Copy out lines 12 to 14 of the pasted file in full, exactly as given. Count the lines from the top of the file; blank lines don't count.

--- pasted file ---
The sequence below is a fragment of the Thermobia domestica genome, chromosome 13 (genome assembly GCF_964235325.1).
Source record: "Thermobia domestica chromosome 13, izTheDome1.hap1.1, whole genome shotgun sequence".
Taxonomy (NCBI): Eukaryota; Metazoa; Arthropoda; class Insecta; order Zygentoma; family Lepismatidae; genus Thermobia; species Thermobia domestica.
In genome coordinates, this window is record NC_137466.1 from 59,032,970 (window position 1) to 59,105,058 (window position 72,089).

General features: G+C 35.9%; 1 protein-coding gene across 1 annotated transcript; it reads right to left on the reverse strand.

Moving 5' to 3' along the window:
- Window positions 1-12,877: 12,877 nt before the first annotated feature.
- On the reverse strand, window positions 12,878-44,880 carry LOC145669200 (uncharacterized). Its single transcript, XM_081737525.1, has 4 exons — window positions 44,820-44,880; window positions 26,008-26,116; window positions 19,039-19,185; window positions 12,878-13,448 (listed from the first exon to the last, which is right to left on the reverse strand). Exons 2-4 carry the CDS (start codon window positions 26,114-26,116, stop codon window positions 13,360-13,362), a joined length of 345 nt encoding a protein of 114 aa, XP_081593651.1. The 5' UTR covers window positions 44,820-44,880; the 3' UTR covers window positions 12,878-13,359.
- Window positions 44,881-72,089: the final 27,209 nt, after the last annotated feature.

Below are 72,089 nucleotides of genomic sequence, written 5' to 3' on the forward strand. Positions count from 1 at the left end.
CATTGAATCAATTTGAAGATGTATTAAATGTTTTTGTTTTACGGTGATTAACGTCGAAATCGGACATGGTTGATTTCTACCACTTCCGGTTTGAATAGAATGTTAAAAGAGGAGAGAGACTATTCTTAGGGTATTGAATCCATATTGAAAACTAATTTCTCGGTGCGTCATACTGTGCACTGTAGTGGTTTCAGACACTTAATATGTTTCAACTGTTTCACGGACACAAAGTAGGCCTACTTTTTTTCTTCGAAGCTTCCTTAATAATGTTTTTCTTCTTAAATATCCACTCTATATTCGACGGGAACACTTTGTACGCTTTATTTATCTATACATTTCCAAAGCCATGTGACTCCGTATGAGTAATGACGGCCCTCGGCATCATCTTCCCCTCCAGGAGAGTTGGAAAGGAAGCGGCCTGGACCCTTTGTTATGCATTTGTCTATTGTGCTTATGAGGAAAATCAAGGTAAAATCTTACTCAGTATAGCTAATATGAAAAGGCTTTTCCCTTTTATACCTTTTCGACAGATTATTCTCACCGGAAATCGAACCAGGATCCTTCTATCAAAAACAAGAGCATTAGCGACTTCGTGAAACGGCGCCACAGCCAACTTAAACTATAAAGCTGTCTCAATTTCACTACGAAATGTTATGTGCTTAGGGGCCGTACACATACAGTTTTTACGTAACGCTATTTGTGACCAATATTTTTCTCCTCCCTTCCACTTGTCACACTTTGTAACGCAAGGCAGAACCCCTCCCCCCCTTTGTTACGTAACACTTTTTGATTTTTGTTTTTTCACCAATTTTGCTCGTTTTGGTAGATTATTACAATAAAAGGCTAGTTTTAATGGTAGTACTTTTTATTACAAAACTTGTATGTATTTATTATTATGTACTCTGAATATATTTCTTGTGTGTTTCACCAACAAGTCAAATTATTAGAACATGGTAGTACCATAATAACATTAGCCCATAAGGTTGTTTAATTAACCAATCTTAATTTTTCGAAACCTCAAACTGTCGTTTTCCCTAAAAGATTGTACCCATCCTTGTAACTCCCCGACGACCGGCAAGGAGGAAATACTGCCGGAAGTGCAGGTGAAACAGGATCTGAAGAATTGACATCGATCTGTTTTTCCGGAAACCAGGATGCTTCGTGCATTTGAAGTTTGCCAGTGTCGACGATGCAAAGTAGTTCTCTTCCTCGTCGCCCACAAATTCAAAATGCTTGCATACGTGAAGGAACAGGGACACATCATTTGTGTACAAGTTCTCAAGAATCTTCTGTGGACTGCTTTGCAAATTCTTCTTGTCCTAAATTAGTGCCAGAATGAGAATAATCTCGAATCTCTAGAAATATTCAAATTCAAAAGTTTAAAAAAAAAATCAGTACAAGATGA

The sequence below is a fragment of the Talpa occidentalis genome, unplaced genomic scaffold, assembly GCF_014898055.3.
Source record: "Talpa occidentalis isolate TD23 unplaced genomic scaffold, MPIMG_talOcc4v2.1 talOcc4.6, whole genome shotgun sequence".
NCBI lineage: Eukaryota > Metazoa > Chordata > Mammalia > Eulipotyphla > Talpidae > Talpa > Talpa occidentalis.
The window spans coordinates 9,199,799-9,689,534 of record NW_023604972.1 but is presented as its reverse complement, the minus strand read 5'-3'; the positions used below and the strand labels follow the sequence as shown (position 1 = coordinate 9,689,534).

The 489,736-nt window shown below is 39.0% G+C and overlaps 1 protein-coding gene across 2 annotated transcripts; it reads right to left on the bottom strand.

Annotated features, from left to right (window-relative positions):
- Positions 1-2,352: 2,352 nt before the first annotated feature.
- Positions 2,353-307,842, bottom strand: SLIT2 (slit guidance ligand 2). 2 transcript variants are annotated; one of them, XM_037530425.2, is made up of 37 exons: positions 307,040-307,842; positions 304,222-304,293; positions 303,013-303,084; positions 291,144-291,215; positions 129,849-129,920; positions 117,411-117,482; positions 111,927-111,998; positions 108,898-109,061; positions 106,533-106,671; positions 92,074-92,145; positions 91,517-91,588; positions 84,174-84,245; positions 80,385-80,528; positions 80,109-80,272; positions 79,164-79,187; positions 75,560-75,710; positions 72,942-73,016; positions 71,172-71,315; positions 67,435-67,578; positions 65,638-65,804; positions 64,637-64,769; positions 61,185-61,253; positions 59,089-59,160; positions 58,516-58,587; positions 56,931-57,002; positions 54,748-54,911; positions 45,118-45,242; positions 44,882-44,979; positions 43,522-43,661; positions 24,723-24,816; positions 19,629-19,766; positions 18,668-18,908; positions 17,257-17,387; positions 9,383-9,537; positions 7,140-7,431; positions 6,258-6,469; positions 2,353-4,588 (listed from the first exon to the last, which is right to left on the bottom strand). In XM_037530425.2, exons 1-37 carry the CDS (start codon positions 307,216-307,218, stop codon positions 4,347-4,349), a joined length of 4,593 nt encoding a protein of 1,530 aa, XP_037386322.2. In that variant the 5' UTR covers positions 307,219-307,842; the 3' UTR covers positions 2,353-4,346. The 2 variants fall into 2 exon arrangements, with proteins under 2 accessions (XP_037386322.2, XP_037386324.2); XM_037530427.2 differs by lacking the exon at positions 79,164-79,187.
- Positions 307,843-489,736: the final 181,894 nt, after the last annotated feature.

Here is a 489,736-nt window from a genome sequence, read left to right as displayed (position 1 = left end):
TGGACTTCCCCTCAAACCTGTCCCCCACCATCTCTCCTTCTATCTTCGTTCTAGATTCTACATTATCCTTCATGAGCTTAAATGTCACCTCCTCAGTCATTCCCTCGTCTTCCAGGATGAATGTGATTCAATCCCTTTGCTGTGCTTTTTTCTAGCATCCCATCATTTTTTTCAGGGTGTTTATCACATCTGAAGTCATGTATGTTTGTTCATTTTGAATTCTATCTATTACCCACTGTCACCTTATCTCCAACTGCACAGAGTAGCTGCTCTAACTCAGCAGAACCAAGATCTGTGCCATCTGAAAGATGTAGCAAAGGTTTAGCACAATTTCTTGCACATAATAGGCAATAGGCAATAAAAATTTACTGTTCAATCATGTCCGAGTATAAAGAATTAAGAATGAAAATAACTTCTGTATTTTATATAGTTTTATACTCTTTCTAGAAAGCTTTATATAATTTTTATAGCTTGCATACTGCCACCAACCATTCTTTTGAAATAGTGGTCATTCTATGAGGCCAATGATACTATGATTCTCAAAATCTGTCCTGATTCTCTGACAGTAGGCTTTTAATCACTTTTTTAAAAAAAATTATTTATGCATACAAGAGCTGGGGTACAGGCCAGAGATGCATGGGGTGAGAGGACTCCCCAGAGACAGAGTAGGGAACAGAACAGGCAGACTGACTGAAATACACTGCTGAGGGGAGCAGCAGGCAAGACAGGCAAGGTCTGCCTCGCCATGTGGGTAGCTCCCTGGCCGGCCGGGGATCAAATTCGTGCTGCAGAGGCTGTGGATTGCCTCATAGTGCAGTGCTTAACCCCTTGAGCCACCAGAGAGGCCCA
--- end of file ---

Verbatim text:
The sequence below is a fragment of the Talpa occidentalis genome, unplaced genomic scaffold, assembly GCF_014898055.3.
Source record: "Talpa occidentalis isolate TD23 unplaced genomic scaffold, MPIMG_talOcc4v2.1 talOcc4.6, whole genome shotgun sequence".
NCBI lineage: Eukaryota > Metazoa > Chordata > Mammalia > Eulipotyphla > Talpidae > Talpa > Talpa occidentalis.